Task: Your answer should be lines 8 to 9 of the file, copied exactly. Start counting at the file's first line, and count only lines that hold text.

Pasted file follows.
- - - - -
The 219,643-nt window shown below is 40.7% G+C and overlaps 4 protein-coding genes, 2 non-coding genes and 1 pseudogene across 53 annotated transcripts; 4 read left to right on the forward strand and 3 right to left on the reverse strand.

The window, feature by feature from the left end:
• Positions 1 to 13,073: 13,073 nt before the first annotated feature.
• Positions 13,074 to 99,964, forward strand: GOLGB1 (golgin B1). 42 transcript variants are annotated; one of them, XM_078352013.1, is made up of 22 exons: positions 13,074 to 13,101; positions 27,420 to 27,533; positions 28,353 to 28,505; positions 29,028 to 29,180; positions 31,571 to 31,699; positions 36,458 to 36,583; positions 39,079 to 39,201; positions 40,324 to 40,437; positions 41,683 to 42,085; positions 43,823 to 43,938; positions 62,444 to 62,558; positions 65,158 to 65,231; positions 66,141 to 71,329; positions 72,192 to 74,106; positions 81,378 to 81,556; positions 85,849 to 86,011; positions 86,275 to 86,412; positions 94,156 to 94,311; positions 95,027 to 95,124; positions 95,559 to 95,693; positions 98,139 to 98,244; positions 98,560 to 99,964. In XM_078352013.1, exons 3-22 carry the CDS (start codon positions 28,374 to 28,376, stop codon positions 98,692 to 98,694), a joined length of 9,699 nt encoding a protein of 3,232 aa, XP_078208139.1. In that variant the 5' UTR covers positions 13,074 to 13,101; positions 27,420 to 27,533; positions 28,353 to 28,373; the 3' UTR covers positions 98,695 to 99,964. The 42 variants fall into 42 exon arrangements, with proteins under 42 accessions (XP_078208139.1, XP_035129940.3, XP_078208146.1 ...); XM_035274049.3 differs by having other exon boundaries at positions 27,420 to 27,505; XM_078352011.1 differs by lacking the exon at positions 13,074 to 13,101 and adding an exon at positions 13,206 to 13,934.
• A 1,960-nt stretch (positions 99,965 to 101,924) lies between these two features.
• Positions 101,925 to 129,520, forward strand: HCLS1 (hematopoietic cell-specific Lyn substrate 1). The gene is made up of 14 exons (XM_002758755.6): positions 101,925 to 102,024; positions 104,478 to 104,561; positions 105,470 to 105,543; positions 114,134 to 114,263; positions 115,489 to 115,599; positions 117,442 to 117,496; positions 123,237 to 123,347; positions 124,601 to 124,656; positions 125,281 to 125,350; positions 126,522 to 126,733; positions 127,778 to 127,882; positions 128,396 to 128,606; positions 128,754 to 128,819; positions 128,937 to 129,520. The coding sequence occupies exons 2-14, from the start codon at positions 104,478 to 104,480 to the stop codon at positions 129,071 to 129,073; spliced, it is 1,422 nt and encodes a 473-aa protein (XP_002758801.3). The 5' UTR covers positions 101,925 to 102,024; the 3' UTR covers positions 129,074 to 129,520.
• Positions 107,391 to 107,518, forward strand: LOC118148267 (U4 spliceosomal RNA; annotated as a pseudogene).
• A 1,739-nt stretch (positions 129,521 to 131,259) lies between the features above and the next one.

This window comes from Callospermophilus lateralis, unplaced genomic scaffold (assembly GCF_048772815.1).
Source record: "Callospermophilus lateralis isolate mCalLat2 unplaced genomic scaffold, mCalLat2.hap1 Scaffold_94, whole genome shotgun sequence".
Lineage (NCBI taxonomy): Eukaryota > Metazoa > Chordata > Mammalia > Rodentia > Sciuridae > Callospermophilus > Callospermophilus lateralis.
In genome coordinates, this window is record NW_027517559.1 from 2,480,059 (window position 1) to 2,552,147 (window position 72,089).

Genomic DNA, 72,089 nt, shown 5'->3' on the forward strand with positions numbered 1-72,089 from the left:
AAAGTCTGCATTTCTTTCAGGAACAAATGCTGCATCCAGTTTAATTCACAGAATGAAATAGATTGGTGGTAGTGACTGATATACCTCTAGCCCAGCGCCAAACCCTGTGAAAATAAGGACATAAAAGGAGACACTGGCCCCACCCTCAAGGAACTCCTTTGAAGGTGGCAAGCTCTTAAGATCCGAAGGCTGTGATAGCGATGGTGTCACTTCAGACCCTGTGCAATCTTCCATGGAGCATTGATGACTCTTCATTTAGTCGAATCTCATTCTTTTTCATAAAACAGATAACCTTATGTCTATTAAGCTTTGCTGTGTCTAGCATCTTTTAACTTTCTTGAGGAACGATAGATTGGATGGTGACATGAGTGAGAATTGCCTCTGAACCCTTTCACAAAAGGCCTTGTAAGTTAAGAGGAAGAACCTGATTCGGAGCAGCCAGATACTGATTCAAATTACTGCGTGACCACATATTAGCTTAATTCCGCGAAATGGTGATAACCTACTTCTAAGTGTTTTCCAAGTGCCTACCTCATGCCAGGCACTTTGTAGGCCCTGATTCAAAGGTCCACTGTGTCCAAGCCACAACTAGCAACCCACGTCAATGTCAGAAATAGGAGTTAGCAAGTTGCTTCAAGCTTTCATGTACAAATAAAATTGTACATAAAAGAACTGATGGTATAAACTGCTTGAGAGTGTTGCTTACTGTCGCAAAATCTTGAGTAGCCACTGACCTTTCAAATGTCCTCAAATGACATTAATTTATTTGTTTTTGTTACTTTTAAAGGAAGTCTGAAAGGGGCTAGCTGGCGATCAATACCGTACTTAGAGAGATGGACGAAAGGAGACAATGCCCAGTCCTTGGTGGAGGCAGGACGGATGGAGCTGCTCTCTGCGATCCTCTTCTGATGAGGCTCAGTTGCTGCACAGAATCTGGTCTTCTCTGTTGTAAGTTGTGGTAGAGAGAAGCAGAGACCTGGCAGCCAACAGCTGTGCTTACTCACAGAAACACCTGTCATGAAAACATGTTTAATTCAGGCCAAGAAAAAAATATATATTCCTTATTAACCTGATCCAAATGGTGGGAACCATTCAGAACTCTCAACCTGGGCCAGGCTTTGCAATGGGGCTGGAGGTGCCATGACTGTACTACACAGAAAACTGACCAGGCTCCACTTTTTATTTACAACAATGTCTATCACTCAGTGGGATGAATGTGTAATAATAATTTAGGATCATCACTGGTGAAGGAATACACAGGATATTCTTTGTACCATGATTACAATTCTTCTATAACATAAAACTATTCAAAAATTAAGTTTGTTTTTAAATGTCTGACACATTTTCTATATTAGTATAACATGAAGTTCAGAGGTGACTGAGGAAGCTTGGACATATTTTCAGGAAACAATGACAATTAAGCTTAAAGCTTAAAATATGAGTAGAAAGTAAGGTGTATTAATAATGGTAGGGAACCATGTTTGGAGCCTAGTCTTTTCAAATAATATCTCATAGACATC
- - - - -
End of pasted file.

• A 1,739-nt stretch (positions 129,521 to 131,259) lies between the features above and the next one.

This window comes from Callospermophilus lateralis, unplaced genomic scaffold (assembly GCF_048772815.1).